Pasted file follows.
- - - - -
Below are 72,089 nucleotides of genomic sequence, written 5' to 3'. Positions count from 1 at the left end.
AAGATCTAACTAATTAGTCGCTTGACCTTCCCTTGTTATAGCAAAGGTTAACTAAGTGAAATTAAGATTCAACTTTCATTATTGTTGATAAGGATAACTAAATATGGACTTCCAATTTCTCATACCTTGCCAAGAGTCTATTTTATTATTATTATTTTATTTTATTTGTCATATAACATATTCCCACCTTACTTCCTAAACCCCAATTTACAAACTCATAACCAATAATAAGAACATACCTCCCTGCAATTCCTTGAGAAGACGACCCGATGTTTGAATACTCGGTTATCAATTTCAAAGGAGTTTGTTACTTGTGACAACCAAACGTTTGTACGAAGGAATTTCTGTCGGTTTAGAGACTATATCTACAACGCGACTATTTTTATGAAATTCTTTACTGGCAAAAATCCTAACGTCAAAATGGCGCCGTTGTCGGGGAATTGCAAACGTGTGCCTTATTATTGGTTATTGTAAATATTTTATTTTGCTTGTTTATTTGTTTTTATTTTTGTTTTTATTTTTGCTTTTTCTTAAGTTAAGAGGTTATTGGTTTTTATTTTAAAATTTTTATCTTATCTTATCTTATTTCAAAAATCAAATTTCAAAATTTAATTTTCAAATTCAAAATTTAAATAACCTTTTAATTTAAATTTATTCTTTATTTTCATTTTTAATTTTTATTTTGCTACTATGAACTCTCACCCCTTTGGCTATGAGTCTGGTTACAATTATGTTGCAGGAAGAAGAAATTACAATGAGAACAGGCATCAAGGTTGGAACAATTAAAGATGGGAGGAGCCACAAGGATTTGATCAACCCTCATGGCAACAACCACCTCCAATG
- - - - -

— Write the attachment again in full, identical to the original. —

Below are 72,089 nucleotides of genomic sequence, written 5' to 3'. Positions count from 1 at the left end.
AAGATCTAACTAATTAGTCGCTTGACCTTCCCTTGTTATAGCAAAGGTTAACTAAGTGAAATTAAGATTCAACTTTCATTATTGTTGATAAGGATAACTAAATATGGACTTCCAATTTCTCATACCTTGCCAAGAGTCTATTTTATTATTATTATTTTATTTTATTTGTCATATAACATATTCCCACCTTACTTCCTAAACCCCAATTTACAAACTCATAACCAATAATAAGAACATACCTCCCTGCAATTCCTTGAGAAGACGACCCGATGTTTGAATACTCGGTTATCAATTTCAAAGGAGTTTGTTACTTGTGACAACCAAACGTTTGTACGAAGGAATTTCTGTCGGTTTAGAGACTATATCTACAACGCGACTATTTTTATGAAATTCTTTACTGGCAAAAATCCTAACGTCAAAATGGCGCCGTTGTCGGGGAATTGCAAACGTGTGCCTTATTATTGGTTATTGTAAATATTTTATTTTGCTTGTTTATTTGTTTTTATTTTTGTTTTTATTTTTGCTTTTTCTTAAGTTAAGAGGTTATTGGTTTTTATTTTAAAATTTTTATCTTATCTTATCTTATTTCAAAAATCAAATTTCAAAATTTAATTTTCAAATTCAAAATTTAAATAACCTTTTAATTTAAATTTATTCTTTATTTTCATTTTTAATTTTTATTTTGCTACTATGAACTCTCACCCCTTTGGCTATGAGTCTGGTTACAATTATGTTGCAGGAAGAAGAAATTACAATGAGAACAGGCATCAAGGTTGGAACAATTAAAGATGGGAGGAGCCACAAGGATTTGATCAACCCTCATGGCAACAACCACCTCCAATG